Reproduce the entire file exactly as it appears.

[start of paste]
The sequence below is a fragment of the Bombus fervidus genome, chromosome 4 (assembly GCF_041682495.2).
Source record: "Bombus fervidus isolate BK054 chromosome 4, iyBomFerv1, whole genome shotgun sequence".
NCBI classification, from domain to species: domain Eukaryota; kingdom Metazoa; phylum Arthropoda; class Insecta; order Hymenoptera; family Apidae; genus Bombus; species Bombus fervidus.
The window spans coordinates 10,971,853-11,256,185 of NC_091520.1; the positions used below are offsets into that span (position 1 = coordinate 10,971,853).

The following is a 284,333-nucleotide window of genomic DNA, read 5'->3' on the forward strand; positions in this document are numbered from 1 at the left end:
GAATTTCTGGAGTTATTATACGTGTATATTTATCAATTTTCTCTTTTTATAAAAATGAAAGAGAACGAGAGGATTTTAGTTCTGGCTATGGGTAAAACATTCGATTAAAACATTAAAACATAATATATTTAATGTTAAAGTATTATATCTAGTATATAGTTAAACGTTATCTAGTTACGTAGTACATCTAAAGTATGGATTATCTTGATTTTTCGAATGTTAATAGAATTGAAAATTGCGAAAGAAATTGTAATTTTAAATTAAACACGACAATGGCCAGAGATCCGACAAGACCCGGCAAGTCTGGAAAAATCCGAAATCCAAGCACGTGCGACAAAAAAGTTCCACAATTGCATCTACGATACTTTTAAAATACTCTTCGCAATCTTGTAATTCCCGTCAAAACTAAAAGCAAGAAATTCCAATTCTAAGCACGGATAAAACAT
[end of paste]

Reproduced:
The sequence below is a fragment of the Bombus fervidus genome, chromosome 4 (assembly GCF_041682495.2).
Source record: "Bombus fervidus isolate BK054 chromosome 4, iyBomFerv1, whole genome shotgun sequence".
NCBI classification, from domain to species: domain Eukaryota; kingdom Metazoa; phylum Arthropoda; class Insecta; order Hymenoptera; family Apidae; genus Bombus; species Bombus fervidus.
The window spans coordinates 10,971,853-11,256,185 of NC_091520.1; the positions used below are offsets into that span (position 1 = coordinate 10,971,853).

The following is a 284,333-nucleotide window of genomic DNA, read 5'->3' on the forward strand; positions in this document are numbered from 1 at the left end:
GAATTTCTGGAGTTATTATACGTGTATATTTATCAATTTTCTCTTTTTATAAAAATGAAAGAGAACGAGAGGATTTTAGTTCTGGCTATGGGTAAAACATTCGATTAAAACATTAAAACATAATATATTTAATGTTAAAGTATTATATCTAGTATATAGTTAAACGTTATCTAGTTACGTAGTACATCTAAAGTATGGATTATCTTGATTTTTCGAATGTTAATAGAATTGAAAATTGCGAAAGAAATTGTAATTTTAAATTAAACACGACAATGGCCAGAGATCCGACAAGACCCGGCAAGTCTGGAAAAATCCGAAATCCAAGCACGTGCGACAAAAAAGTTCCACAATTGCATCTACGATACTTTTAAAATACTCTTCGCAATCTTGTAATTCCCGTCAAAACTAAAAGCAAGAAATTCCAATTCTAAGCACGGATAAAACAT